Aesthetics and Performance


Screen Performance Creates Embodied Aesthetics This video captures the human working the machine during a recording of the video, Truing. [need to revise this video with the screen camera trained on the composing] As has been pointed out a good deal (Anderson and Sayers; Reid), the digital has multiple material instantations. We can recongize these materializations in software (Drucker) and hardware (Kirschenbaum). And we can take a different tac and highlight the crosscurrents between the screen and our physical bodies, perhaps weaving together strands from posthuman and cyborg theory with conceptions of cinema (Shaviro) with theories of embodiment and texts (Barthes).

These strands can help us better recognize how "materiality comes into existence . . . when attention fuses with physicality. . . ." (Hayles) Katherine Hayles says, this materiality is linked with attention. Examining an artifact like Truing--picking out the shapes and movements within its frame--highlights a kind of formal materiality that links attention with the representations and structures of the screen (91). Turning the camera on the keyboard as the video gets performed, however, brings to light the embodied processes of hand or heart driving the composing. Hayles cites tactile engagements with materials like clay, but the camera captures similar registers of feeling in bodies even as they work within the flattened space of the screen. This engagment becomes both physical and formal, dissolving boundaries in what Hayles (following Pickering) calls a "fluid dance."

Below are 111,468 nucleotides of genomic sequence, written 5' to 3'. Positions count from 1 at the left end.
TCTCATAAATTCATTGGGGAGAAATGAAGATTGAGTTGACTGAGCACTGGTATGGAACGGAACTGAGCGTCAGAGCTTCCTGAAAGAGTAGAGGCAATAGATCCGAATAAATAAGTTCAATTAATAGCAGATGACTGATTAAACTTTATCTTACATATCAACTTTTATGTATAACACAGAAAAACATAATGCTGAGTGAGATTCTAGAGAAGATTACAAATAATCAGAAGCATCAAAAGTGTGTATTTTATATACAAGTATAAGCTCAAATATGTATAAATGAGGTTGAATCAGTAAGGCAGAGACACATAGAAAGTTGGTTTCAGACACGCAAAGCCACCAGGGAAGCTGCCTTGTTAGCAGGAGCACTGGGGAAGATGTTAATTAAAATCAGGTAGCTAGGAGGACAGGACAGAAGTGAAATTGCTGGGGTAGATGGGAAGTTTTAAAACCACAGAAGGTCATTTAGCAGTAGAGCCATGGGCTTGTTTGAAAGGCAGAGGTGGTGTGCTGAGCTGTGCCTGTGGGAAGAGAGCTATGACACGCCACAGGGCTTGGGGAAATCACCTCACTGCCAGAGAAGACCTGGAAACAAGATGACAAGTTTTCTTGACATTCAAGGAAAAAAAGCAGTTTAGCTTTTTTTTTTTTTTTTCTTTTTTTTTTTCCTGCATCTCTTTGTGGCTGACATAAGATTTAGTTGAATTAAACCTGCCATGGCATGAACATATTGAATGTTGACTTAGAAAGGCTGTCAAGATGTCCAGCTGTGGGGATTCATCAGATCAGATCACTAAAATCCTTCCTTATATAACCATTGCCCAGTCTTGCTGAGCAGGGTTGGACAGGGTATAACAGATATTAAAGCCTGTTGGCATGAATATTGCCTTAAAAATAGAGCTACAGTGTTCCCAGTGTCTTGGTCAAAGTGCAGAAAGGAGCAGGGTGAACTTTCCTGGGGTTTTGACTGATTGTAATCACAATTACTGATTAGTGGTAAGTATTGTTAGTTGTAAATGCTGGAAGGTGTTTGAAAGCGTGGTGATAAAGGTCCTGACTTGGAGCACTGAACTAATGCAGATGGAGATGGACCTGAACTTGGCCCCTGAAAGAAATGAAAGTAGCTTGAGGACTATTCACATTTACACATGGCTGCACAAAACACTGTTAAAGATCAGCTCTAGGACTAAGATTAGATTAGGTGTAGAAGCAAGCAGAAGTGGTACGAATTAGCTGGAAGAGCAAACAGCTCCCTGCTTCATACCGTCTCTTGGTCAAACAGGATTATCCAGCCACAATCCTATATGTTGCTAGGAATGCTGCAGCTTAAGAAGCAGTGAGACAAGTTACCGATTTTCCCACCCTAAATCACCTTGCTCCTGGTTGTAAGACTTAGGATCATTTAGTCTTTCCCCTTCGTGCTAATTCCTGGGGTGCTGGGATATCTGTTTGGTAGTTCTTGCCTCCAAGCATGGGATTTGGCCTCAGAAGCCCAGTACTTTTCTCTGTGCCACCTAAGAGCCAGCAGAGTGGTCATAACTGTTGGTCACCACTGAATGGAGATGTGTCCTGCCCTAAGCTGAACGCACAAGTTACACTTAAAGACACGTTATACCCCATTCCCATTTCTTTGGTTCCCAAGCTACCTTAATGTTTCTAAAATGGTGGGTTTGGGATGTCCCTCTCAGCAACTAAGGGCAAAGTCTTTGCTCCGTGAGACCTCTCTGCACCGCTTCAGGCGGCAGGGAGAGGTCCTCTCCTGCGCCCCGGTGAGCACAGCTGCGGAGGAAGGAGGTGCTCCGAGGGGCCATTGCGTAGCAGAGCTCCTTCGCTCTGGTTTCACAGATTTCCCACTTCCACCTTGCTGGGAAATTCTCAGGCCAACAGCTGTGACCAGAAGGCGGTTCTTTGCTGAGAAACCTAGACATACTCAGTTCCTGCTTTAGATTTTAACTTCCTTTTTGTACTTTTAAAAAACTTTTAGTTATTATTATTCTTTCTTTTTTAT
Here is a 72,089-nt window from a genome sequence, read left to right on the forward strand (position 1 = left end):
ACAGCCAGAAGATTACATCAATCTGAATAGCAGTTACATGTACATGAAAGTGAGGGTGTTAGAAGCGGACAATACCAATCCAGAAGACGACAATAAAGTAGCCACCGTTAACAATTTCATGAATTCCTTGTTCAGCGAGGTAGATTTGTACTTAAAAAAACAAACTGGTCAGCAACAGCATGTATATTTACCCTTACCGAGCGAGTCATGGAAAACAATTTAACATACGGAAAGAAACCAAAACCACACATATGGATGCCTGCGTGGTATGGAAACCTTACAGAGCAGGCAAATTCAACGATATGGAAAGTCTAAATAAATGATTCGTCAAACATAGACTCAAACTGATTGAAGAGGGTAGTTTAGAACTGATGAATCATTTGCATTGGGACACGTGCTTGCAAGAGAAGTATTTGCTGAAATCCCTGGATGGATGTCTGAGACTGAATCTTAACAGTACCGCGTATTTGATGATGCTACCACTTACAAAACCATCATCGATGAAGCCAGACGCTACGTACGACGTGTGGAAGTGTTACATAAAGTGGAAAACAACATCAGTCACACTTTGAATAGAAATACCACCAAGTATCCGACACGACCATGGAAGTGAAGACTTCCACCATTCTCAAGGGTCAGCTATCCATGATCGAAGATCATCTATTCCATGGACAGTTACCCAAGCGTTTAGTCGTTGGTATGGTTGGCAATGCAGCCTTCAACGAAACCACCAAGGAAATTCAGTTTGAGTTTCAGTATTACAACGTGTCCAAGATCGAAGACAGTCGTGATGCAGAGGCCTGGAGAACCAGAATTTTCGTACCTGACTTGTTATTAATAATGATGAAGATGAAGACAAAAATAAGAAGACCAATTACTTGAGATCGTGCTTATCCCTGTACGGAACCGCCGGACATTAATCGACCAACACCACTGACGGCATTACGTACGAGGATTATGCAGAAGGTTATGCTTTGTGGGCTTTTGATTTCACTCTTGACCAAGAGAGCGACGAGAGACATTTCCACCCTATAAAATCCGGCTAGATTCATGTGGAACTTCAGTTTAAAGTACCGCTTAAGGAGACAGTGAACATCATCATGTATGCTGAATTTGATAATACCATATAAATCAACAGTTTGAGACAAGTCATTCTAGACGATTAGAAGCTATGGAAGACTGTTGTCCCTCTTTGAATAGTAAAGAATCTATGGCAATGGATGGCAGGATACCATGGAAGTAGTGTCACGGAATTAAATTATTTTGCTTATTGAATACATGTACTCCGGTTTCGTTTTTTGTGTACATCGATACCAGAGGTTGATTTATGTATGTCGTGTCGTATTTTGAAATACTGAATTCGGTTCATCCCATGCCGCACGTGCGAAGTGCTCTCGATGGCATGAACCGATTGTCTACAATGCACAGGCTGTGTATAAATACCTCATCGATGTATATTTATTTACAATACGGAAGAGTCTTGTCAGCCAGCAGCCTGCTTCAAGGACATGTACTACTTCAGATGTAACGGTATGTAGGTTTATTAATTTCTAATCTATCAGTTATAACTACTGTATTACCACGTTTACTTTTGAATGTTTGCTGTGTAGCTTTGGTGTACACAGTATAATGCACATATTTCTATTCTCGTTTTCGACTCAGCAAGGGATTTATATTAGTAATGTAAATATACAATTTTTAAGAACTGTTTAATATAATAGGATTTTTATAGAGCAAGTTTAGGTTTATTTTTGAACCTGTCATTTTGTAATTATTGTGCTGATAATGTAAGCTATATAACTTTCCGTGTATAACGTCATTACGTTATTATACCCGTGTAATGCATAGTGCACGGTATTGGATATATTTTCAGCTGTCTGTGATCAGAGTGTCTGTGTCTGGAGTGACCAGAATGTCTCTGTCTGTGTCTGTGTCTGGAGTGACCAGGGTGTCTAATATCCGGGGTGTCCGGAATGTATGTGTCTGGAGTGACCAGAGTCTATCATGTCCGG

[Expand on cinema and embodiment]

[Expand on rhetoric and embodiment]